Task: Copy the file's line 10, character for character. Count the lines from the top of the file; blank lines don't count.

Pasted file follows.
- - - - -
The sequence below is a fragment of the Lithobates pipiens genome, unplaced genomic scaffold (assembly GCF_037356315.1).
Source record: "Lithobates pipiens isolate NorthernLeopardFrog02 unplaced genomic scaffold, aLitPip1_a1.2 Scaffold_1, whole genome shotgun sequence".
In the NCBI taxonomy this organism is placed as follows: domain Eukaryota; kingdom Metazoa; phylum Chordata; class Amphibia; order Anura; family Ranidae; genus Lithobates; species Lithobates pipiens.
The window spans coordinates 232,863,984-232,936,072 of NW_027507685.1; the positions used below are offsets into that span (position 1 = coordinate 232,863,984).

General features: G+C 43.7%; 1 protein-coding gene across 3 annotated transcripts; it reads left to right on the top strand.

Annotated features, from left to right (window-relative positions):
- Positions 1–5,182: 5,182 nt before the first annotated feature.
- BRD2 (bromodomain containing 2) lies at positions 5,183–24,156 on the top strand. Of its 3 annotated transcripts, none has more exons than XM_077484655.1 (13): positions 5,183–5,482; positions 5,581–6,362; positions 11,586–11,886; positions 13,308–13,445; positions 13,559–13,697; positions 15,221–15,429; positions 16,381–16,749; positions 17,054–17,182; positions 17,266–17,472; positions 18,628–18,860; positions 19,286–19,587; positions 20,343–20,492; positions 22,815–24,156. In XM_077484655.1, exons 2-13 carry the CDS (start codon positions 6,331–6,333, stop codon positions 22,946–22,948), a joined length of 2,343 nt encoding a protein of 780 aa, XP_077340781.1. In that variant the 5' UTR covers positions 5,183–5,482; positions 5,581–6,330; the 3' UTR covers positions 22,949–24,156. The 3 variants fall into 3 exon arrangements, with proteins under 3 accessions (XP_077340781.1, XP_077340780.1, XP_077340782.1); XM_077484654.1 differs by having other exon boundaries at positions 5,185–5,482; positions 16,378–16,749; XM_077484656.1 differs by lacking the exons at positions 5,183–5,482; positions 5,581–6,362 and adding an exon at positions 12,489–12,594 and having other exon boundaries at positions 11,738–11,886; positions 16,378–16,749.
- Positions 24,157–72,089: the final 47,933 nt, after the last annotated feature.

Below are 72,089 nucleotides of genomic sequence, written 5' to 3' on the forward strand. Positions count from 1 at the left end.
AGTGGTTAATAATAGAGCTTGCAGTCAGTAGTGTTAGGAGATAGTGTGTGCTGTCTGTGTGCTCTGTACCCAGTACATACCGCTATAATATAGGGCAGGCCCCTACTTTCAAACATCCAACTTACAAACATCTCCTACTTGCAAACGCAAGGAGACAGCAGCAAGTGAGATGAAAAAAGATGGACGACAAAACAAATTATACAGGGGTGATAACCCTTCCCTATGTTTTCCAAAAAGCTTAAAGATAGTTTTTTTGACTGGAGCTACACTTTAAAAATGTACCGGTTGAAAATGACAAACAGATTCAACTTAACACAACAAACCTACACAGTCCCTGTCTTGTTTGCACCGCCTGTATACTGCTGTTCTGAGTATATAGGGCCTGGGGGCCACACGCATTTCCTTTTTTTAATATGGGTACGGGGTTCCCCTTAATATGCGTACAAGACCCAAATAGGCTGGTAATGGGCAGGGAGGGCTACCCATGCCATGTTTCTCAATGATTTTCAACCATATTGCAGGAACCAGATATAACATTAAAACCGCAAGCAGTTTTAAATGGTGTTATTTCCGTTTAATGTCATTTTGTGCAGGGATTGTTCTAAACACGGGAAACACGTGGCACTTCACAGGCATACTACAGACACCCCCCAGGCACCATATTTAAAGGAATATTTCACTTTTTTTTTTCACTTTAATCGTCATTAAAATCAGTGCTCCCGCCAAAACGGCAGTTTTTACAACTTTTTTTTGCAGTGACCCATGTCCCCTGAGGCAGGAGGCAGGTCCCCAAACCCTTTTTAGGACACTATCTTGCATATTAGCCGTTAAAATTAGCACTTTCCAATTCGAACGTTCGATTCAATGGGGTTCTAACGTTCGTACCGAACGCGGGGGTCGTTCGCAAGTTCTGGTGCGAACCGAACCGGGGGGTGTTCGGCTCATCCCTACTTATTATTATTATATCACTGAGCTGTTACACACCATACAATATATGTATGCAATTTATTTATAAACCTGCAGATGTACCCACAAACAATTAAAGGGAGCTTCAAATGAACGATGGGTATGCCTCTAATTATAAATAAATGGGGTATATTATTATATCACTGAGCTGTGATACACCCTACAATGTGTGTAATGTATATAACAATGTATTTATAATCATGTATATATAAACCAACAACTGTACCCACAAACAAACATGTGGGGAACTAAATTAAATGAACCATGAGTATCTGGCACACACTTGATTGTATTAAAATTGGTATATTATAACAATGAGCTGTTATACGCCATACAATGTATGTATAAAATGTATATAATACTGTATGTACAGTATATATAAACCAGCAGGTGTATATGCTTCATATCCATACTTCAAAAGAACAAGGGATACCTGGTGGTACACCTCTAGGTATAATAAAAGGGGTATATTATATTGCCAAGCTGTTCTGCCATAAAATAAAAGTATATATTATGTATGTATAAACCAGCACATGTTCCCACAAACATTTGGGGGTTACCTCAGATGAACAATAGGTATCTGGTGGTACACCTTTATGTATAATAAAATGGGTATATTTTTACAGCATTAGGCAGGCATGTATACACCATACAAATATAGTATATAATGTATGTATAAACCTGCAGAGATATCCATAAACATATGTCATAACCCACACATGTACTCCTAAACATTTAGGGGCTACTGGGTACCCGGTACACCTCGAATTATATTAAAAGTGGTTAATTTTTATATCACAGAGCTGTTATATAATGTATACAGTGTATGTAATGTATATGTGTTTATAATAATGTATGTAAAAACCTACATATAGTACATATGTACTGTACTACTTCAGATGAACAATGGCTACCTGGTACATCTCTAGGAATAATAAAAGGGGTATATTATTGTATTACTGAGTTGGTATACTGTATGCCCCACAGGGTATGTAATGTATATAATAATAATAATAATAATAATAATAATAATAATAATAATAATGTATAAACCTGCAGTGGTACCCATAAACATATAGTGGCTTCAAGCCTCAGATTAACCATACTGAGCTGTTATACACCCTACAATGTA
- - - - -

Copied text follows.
Below are 72,089 nucleotides of genomic sequence, written 5' to 3' on the forward strand. Positions count from 1 at the left end.